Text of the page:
GMD 3 also includes reports on its website on the feasibility of water transfer from the Missouri River that goes back to the early 1980s. "As you can imagine, if you're a groundwater management district and a major water groundwater use area with a significant part of the economy dependent on water supply then all of the elements of groundwater management come into play, whether it's conserve and extend what you have or other projects to import, replace or augment supplies," Rude said. "So, it's actually been in versions of our official management program documents since probably the 1970s."

Rude noted right now there is a significant pot of infrastructure funding passed by Congress last year to address drought and water resiliency, primarily in western states. To make an aqueduct feasible, however, would not only take action from the Kansas Legislature but also likely would require congressional action.

The GMD 3 water project was first reported last week in the Missouri Independent. That article quoted Kansas House State Rep. Lindsay Vaughn, D-Overland Park, who called the project "A political stunt." Vaughn called on GMD 3 to take water conservation more seriously.

Shannon Kenyon, who manages Groundwater Management District 4 (GMD 4) in northwest Kansas, told DTN in an interview that looking at drawing water out of the Missouri River should likely be an option of last resort.

"I'm not saying it's not valuable, but I'm saying that there are a lot of other things that can be tried first," Kenyon said. "If you look at the Mississippi River right now and even the Missouri River for that fact, we have a nasty drought that is hitting the entire western United States and at times when you need water you aren't going to be able to get it from those sources."

Kenyon also pointed to the legal complexity of water rights, compacts and litigation that would likely be generated from a long-term project to transfer water from the Missouri River to western Kansas or Colorado.

GMD 4 was among the first water districts in the state to implement Local Enhanced Management Areas, or LEMAs. Under LEMAs, irrigators are placed under five-year agreements in which they agree to reduced water use, but they can also bank water if they use less than the LEMA allows.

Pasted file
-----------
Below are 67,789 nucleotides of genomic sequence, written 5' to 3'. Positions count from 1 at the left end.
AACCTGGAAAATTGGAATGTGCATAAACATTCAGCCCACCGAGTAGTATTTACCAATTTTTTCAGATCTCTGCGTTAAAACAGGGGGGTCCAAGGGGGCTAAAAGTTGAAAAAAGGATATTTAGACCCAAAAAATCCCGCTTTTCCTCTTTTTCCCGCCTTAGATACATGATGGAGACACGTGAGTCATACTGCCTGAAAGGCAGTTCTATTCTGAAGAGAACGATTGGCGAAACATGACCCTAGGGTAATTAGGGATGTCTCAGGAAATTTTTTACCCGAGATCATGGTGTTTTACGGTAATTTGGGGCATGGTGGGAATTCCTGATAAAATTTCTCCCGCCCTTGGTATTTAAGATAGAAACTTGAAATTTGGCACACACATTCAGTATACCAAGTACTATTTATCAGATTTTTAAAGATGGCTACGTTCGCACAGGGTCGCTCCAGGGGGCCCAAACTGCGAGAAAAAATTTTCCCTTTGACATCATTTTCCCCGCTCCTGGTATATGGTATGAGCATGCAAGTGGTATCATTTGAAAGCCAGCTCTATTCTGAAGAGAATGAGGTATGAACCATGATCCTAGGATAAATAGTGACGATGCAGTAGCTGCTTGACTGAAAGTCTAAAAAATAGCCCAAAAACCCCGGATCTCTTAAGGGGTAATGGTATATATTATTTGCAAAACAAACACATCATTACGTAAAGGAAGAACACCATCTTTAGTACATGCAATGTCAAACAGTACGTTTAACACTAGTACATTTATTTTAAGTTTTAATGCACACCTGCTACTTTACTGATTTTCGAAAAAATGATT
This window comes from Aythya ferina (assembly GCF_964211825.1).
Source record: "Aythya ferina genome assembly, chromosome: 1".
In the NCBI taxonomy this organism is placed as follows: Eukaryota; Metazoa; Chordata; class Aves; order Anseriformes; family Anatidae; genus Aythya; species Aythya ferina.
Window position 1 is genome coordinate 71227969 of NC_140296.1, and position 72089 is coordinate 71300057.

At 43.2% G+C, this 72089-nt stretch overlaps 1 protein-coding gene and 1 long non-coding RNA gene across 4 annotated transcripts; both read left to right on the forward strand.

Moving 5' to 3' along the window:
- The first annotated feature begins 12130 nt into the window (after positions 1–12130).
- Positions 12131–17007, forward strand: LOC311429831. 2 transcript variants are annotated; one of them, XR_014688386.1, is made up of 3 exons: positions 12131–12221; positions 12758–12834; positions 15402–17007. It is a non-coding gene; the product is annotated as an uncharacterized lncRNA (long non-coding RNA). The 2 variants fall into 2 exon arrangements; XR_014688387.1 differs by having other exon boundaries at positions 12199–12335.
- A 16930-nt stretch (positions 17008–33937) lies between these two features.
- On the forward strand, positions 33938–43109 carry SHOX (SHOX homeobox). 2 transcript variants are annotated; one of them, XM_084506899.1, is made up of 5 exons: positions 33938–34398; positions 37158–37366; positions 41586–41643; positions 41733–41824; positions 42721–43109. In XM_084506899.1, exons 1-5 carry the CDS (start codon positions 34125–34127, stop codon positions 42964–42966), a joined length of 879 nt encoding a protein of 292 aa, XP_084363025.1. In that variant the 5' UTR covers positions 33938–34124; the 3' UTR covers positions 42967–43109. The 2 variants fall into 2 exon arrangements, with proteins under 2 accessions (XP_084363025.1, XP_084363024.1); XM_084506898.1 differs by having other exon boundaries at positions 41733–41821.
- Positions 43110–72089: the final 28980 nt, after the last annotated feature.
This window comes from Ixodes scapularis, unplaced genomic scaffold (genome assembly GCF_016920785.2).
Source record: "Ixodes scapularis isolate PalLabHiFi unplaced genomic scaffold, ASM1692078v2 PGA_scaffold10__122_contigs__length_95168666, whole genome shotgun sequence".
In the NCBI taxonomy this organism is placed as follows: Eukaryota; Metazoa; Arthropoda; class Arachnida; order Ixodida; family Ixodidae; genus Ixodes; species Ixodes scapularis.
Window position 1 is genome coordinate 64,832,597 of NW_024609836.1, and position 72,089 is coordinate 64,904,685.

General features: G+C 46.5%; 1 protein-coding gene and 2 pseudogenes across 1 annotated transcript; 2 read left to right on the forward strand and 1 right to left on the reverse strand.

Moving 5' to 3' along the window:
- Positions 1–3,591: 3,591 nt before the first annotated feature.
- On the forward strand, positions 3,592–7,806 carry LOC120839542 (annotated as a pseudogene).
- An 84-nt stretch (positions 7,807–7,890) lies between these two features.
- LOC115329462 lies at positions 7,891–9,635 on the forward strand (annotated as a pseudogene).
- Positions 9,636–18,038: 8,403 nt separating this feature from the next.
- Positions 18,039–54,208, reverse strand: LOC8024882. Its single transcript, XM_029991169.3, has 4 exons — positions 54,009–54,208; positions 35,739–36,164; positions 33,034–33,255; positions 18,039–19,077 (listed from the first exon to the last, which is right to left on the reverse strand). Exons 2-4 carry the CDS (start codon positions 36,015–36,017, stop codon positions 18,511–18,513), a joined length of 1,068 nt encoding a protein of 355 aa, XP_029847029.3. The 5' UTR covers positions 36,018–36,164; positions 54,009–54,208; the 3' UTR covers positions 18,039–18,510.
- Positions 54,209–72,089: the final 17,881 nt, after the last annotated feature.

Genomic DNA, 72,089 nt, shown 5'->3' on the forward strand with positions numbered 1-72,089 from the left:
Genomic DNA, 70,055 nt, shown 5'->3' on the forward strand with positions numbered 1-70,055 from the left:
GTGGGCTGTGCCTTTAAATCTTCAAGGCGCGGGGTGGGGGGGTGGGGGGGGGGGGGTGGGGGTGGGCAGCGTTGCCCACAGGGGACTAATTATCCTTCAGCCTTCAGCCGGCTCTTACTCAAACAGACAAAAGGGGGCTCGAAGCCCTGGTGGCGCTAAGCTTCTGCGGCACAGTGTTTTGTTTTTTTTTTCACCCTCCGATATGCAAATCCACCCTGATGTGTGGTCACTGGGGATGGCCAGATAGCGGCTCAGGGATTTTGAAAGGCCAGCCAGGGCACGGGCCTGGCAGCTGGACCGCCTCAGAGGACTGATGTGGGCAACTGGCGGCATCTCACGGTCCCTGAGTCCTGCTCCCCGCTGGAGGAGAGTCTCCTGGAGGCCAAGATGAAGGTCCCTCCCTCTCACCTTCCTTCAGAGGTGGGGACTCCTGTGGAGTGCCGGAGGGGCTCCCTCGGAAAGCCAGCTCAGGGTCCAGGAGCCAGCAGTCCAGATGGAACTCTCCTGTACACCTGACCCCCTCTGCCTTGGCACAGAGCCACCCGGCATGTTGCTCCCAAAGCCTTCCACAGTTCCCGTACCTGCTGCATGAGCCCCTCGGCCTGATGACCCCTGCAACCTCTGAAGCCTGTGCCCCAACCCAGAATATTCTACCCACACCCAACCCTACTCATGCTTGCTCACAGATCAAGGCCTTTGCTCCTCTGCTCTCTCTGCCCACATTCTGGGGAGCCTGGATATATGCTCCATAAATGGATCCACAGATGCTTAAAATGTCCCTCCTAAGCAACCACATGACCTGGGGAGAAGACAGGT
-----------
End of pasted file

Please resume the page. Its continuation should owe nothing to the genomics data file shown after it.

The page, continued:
GMD 4 and Groundwater Management District 1 both have multiple LEMAs in place that mandate irrigation reductions. GMD 3 so far has not implemented any LEMAs.

"So, we've proven up here anyway with LEMAs and reduced pumping that we can not only reduce the declines in the aquifer but stabilize them, which we have done the Sheridan 6 (the first LEMA) area," Kenyon said. "But it's also proven economically more profitable in the area as well. So, I think it's more effective to be able to first exhaust all of our resources locally and implement some conservation practices before we go with expensive adventures of trying to talk everybody into letting us move water across the state."

In terms of looking at conservation measures, Rude said he wants to see if members of the Kansas congressional delegation and other lawmakers would consider adjusting the Tax Code for qualified conservation easements. Rude would like to see language added to that section of the Tax Code for "conservation of groundwater." Such a provision would give landowners a financial incentive to idle their irrigation and look at dryland options for their farm ground.

For now, GMD 3 has a permit to haul 6,000 gallons sometime before the end of 2022. Rude said talks about lining up a driver and truck would likely wait until sometime after harvest ends.

Also see related articles:

"How Low Can It Go? Mississippi River at Memphis Breaks Another Record," https://www.dtnpf.com/…

"Drought-Stricken West Looks to Mississippi River to Solve Water Woes," https://www.dtnpf.com/…

Chris Clayton can be reached at Chris.Clayton@dtn.com

Follow him on Twitter @ChrisClaytonDTN

Chris Clayton